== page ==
The Annals of Applied Probability

Gaussian phase transitions and conic intrinsic volumes: Steining the Steiner formula

Larry Goldstein, Ivan Nourdin, and Giovanni Peccati

Full-text: Access denied (no subscription detected)

We're sorry, but we are unable to provide you with the full text of this article because we are not able to identify you as a subscriber. If you have a personal subscription to this journal, then please login. If you are already logged in, then you may need to update your profile to register your subscription. Read more about accessing full-text


Intrinsic volumes of convex sets are natural geometric quantities that also play important roles in applications, such as linear inverse problems with convex constraints, and constrained statistical inference. It is a well-known fact that, given a closed convex cone $C\subset\mathbb{R}^{d}$, its conic intrinsic volumes determine a probability measure on the finite set $\{0,1,\ldots,d\}$, customarily denoted by $\mathcal{L}(V_{C})$. The aim of the present paper is to provide a Berry–Esseen bound for the normal approximation of $\mathcal{L}(V_{C})$, implying a general quantitative central limit theorem (CLT) for sequences of (correctly normalised) discrete probability measures of the type $\mathcal{L}(V_{C_{n}})$, $n\geq1$. This bound shows that, in the high-dimensional limit, most conic intrinsic volumes encountered in applications can be approximated by a suitable Gaussian distribution. Our approach is based on a variety of techniques, namely: (1) Steiner formulae for closed convex cones, (2) Stein’s method and second-order Poincaré inequality, (3) concentration estimates and (4) Fourier analysis. Our results explicitly connect the sharp phase transitions, observed in many regularised linear inverse problems with convex constraints, with the asymptotic Gaussian fluctuations of the intrinsic volumes of the associated descent cones. In particular, our findings complete and further illuminate the recent breakthrough discoveries by Amelunxen, Lotz, McCoy and Tropp [Inf. Inference 3 (2014) 224–294] and McCoy and Tropp [Discrete Comput. Geom. 51 (2014) 926–963] about the concentration of conic intrinsic volumes and its connection with threshold phenomena. As an additional outgrowth of our work we develop total variation bounds for normal approximations of the lengths of projections of Gaussian vectors on closed convex sets.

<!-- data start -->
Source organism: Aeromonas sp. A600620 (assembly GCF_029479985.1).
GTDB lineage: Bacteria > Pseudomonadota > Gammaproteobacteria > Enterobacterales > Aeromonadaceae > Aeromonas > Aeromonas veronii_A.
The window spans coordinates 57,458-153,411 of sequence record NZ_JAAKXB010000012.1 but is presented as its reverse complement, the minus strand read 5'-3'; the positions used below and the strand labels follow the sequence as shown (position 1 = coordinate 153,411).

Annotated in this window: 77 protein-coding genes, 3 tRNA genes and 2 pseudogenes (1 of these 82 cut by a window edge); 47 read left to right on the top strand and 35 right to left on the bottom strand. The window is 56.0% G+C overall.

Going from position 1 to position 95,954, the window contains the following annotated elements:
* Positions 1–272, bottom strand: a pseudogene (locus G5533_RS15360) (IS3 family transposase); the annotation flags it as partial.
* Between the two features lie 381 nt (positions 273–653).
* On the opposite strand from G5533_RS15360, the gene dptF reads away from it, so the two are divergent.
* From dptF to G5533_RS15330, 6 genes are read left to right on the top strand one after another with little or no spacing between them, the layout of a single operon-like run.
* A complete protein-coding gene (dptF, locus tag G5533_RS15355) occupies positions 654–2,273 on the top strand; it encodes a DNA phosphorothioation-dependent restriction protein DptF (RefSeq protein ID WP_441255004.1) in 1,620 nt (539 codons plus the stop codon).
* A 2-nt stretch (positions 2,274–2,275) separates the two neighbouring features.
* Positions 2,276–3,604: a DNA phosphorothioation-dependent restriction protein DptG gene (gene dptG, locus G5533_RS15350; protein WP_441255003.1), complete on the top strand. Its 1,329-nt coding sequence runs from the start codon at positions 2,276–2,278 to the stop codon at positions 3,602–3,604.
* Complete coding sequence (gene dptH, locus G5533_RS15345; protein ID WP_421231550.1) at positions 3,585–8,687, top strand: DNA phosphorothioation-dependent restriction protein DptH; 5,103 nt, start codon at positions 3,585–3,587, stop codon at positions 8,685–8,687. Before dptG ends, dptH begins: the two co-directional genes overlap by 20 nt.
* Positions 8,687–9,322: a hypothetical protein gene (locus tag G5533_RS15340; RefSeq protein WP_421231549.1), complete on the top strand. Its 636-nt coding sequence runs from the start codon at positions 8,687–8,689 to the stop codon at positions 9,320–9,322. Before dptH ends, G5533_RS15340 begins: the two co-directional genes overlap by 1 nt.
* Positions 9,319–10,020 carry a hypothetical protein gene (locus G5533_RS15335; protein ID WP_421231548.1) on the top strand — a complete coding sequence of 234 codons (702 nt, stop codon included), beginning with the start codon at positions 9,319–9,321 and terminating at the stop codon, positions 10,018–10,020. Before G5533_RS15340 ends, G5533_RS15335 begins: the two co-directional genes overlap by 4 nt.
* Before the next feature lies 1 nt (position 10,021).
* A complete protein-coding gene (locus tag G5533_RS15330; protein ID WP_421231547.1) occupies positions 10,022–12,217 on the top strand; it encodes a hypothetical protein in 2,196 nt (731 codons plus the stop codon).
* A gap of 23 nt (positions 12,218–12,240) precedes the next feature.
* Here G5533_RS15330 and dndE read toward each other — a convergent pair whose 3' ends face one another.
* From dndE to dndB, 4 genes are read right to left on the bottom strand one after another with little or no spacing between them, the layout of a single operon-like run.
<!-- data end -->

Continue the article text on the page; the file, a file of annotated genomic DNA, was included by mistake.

Article information

Ann. Appl. Probab., Volume 27, Number 1 (2017), 1-47.

Received: November 2014
Revised: September 2015
First available in Project Euclid: 6 March 2017

Permanent link to this document

Digital Object Identifier

Mathematical Reviews number (MathSciNet)

Zentralblatt MATH identifier

Primary: 60D05: Geometric probability and stochastic geometry [See also 52A22, 53C65] 60F05: Central limit and other weak theorems 62F30: Inference under constraints

Stochastic geometry convex relaxation


Goldstein, Larry; Nourdin, Ivan; Peccati, Giovanni. Gaussian phase transitions and conic intrinsic volumes: Steining the Steiner formula. Ann. Appl. Probab. 27 (2017), no. 1, 1--47. doi:10.1214/16-AAP1195.

Export citation


  • [1] Adler, R. J. and Taylor, J. E. (2007). Random Fields and Geometry. Springer, New York.